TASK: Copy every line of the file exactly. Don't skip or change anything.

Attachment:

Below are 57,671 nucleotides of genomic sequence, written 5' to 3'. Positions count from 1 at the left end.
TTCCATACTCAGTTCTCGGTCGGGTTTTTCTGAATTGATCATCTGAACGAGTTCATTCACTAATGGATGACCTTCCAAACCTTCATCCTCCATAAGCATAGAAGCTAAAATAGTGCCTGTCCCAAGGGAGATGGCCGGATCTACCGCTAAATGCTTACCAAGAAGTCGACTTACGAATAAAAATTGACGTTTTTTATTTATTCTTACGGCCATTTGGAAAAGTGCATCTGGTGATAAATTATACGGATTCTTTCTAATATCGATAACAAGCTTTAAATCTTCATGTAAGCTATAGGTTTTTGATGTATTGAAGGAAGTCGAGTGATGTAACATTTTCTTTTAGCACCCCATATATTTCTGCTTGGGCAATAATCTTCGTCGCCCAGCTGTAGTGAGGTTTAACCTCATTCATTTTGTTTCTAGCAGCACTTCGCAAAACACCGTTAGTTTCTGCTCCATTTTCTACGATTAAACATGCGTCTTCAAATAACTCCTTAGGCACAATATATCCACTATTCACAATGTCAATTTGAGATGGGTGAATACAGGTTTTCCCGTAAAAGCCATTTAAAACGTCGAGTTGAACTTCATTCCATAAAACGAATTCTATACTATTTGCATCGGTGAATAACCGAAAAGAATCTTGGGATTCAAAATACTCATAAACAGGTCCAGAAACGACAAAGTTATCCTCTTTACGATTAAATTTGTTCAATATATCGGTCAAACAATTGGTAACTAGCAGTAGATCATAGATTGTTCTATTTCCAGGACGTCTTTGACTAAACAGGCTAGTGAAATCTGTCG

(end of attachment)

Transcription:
Below are 57,671 nucleotides of genomic sequence, written 5' to 3'. Positions count from 1 at the left end.
TTCCATACTCAGTTCTCGGTCGGGTTTTTCTGAATTGATCATCTGAACGAGTTCATTCACTAATGGATGACCTTCCAAACCTTCATCCTCCATAAGCATAGAAGCTAAAATAGTGCCTGTCCCAAGGGAGATGGCCGGATCTACCGCTAAATGCTTACCAAGAAGTCGACTTACGAATAAAAATTGACGTTTTTTATTTATTCTTACGGCCATTTGGAAAAGTGCATCTGGTGATAAATTATACGGATTCTTTCTAATATCGATAACAAGCTTTAAATCTTCATGTAAGCTATAGGTTTTTGATGTATTGAAGGAAGTCGAGTGATGTAACATTTTCTTTTAGCACCCCATATATTTCTGCTTGGGCAATAATCTTCGTCGCCCAGCTGTAGTGAGGTTTAACCTCATTCATTTTGTTTCTAGCAGCACTTCGCAAAACACCGTTAGTTTCTGCTCCATTTTCTACGATTAAACATGCGTCTTCAAATAACTCCTTAGGCACAATATATCCACTATTCACAATGTCAATTTGAGATGGGTGAATACAGGTTTTCCCGTAAAAGCCATTTAAAACGTCGAGTTGAACTTCATTCCATAAAACGAATTCTATACTATTTGCATCGGTGAATAACCGAAAAGAATCTTGGGATTCAAAATACTCATAAACAGGTCCAGAAACGACAAAGTTATCCTCTTTACGATTAAATTTGTTCAATATATCGGTCAAACAATTGGTAACTAGCAGTAGATCATAGATTGTTCTATTTCCAGGACGTCTTTGACTAAACAGGCTAGTGAAATCTGTCG